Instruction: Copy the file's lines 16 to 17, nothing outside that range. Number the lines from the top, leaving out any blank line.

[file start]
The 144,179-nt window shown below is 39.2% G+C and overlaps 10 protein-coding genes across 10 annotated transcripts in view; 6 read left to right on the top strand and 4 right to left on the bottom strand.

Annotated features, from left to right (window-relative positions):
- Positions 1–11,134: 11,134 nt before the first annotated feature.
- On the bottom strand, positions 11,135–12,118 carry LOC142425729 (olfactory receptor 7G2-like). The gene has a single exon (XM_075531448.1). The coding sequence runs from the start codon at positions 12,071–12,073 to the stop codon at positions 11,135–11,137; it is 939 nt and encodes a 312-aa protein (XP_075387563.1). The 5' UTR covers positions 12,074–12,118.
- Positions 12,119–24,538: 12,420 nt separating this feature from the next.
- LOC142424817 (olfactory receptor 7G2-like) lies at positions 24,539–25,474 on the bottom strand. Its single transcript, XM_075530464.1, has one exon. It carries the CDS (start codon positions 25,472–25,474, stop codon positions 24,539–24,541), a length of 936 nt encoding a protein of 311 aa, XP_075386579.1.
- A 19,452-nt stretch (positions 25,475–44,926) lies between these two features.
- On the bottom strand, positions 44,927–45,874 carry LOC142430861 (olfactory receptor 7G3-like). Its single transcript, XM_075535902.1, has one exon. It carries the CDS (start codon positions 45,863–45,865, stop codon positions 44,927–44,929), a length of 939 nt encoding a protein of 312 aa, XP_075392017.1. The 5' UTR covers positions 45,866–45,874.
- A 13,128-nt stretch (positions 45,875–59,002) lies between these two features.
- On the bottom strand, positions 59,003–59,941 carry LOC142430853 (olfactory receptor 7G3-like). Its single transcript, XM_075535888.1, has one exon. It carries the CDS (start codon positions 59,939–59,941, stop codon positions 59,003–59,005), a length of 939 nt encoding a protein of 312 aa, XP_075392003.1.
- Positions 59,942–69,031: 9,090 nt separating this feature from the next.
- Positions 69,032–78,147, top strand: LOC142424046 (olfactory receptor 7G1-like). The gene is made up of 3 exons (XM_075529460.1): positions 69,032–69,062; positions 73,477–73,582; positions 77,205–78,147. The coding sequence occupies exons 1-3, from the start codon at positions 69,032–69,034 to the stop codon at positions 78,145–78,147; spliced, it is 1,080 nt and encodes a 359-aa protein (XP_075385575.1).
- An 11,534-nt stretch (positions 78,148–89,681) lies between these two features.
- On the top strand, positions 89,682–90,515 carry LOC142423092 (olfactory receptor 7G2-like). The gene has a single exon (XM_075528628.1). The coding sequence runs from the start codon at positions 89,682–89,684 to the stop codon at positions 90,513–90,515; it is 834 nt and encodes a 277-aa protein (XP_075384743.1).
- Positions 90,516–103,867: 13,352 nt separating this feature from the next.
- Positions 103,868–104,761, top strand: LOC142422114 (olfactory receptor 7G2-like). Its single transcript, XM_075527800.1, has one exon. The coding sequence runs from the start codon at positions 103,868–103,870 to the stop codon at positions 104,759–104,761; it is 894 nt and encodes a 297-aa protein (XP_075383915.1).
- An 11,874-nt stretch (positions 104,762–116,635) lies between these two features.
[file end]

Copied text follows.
- Positions 103,868–104,761, top strand: LOC142422114 (olfactory receptor 7G2-like). Its single transcript, XM_075527800.1, has one exon. The coding sequence runs from the start codon at positions 103,868–103,870 to the stop codon at positions 104,759–104,761; it is 894 nt and encodes a 297-aa protein (XP_075383915.1).
- An 11,874-nt stretch (positions 104,762–116,635) lies between these two features.